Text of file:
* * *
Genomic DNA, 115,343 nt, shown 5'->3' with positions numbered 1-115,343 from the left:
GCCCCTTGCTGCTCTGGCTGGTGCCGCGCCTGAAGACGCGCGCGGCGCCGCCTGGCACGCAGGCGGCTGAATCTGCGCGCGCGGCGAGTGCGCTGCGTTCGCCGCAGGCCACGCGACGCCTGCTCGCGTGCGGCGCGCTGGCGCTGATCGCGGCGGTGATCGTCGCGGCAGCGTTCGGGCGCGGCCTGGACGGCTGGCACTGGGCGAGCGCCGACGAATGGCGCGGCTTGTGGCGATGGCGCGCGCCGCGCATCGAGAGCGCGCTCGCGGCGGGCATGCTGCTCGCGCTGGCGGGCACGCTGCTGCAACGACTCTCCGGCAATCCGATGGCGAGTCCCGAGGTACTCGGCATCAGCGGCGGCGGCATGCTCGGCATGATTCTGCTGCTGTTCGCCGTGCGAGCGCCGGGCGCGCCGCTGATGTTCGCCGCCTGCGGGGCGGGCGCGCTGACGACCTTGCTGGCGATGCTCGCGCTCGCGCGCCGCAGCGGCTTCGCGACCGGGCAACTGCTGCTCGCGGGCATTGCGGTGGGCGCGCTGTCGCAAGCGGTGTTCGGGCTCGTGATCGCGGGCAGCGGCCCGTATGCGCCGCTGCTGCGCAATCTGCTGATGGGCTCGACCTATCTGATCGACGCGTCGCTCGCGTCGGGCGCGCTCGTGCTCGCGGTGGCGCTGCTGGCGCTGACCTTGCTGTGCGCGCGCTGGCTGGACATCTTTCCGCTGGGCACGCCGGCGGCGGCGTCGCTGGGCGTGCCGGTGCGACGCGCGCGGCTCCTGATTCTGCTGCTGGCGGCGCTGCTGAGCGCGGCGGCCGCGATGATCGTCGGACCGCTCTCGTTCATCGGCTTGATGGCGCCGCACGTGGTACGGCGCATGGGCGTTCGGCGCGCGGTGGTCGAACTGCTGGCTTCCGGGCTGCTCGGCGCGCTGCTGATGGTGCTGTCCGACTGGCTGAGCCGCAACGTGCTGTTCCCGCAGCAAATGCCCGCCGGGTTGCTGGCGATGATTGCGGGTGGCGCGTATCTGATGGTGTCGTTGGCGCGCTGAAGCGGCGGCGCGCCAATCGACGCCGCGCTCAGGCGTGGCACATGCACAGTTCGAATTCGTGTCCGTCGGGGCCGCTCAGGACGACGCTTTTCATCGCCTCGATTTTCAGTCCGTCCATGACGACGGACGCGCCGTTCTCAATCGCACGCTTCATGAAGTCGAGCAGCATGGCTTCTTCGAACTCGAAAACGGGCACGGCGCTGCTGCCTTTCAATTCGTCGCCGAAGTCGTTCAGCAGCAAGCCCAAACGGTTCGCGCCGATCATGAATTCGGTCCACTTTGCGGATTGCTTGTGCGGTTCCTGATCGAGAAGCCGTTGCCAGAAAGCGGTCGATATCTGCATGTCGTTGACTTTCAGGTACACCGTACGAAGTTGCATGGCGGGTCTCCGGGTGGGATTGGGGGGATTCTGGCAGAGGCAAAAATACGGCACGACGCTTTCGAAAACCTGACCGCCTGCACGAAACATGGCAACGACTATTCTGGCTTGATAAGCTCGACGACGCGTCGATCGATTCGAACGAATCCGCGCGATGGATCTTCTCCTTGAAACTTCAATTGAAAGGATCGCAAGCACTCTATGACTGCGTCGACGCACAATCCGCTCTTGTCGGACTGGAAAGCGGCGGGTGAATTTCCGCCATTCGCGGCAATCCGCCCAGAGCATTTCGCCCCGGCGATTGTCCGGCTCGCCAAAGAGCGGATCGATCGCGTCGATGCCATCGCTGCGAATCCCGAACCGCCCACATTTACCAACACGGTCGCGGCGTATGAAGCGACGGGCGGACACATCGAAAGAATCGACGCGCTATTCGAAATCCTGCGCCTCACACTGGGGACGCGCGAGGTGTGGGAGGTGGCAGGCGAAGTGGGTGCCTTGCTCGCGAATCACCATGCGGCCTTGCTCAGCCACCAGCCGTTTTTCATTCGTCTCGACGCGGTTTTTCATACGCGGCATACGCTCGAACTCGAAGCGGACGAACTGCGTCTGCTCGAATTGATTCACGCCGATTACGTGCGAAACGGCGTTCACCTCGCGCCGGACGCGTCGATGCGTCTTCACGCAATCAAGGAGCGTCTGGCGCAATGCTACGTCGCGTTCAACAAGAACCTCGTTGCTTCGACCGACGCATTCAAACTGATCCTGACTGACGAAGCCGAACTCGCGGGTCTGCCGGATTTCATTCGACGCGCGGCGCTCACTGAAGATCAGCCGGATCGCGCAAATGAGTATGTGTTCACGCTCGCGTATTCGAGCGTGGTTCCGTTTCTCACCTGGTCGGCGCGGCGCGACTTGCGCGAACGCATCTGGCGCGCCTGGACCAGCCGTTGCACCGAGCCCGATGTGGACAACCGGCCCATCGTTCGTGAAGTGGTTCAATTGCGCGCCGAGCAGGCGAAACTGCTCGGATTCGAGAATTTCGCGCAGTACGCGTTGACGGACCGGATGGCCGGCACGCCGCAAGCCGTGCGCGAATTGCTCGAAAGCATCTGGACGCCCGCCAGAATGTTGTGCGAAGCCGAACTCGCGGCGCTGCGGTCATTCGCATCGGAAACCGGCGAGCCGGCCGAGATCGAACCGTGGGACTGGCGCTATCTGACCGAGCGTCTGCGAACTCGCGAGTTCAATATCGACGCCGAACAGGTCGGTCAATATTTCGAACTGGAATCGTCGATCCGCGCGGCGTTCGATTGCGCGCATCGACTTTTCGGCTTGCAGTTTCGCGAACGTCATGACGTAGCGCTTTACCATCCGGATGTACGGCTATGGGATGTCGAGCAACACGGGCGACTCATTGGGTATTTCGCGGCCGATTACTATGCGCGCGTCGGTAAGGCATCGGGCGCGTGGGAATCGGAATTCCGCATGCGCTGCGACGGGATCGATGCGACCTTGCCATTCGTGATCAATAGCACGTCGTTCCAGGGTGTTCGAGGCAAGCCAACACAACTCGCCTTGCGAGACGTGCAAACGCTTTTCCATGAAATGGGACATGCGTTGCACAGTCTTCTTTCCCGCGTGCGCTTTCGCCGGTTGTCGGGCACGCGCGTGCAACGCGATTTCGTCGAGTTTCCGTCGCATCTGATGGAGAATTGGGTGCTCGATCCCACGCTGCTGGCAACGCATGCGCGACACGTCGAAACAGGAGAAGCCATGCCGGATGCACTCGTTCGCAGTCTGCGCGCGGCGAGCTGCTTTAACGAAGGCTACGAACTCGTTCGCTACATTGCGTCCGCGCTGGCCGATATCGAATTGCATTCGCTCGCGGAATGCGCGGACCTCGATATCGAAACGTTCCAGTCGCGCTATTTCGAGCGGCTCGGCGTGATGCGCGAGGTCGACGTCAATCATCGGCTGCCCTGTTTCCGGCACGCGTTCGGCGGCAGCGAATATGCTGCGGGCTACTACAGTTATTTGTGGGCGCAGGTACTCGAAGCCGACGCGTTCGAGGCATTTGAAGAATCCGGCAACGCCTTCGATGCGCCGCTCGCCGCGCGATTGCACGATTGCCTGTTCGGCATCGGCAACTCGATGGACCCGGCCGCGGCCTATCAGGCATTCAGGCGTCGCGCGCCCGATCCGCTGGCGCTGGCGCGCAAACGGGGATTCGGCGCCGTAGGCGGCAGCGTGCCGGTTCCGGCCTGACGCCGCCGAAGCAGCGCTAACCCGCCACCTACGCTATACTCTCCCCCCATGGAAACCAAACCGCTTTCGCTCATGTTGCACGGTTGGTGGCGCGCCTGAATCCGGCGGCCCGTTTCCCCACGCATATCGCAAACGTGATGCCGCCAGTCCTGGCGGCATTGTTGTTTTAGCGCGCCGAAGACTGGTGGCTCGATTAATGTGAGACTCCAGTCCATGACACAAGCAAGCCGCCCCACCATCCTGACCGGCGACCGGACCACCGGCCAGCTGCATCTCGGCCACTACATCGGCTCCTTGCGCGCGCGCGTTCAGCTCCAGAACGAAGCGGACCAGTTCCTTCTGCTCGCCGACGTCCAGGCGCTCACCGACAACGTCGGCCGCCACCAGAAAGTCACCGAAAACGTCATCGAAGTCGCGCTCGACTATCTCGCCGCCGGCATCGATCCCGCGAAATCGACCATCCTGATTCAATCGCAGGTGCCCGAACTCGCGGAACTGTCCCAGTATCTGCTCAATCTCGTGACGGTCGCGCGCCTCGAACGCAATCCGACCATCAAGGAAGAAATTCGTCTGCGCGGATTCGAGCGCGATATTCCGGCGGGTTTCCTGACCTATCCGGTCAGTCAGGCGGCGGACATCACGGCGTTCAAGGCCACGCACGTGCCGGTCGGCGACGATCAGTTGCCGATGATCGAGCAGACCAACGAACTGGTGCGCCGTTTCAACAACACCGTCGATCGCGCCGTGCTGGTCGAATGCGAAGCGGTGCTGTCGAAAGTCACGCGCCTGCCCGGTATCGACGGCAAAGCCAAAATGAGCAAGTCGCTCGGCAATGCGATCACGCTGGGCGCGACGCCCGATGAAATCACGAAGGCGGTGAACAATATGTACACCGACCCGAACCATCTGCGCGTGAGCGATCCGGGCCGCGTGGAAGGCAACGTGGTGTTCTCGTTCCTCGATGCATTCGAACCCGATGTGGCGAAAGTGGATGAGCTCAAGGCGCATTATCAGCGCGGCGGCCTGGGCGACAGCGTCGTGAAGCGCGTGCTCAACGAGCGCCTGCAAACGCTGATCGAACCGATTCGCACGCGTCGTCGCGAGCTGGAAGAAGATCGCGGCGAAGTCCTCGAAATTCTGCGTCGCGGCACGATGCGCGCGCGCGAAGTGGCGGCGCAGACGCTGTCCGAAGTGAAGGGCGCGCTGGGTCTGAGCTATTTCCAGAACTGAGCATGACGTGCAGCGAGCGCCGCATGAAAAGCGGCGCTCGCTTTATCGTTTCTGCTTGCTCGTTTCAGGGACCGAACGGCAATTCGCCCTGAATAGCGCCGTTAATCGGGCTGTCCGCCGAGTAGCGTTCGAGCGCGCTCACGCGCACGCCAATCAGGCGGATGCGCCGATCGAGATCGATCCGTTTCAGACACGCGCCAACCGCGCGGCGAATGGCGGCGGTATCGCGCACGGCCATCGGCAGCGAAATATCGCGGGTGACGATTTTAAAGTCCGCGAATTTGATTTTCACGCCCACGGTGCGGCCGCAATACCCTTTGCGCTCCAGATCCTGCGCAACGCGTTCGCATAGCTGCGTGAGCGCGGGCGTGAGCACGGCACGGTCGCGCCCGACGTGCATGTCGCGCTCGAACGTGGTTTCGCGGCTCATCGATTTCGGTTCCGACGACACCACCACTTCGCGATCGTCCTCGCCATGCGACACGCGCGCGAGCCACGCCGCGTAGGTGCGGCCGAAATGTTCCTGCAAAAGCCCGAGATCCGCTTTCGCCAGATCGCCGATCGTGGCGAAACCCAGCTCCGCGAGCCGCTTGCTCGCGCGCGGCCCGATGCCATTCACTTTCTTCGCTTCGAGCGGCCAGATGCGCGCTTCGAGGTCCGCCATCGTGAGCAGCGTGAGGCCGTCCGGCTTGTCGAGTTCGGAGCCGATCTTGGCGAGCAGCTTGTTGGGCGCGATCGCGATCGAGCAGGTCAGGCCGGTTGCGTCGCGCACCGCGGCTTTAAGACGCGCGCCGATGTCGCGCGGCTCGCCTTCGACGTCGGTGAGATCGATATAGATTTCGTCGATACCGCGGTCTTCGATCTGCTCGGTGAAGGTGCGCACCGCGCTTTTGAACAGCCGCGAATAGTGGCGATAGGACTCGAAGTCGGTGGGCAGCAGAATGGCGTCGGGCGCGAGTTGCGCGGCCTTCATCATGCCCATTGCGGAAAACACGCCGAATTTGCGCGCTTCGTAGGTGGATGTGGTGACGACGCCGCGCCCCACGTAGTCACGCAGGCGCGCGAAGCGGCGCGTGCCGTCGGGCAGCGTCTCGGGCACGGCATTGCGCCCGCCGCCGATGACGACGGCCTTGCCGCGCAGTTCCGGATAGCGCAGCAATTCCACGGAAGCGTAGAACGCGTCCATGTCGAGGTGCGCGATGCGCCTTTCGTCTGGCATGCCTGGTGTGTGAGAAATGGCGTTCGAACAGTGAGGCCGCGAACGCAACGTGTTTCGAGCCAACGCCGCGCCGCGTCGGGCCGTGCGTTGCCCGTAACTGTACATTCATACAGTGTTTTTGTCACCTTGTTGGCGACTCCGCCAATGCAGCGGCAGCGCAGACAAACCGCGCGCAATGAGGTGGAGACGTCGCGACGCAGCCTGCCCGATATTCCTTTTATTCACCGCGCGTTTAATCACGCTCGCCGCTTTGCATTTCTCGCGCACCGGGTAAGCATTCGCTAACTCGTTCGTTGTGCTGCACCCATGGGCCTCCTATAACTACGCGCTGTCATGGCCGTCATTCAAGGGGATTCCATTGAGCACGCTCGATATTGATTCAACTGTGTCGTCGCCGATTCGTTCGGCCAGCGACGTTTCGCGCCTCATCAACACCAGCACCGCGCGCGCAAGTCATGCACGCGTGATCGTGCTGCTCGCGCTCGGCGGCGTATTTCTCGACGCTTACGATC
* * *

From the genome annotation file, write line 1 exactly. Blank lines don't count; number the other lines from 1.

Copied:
Genomic DNA, 115,343 nt, shown 5'->3' with positions numbered 1-115,343 from the left: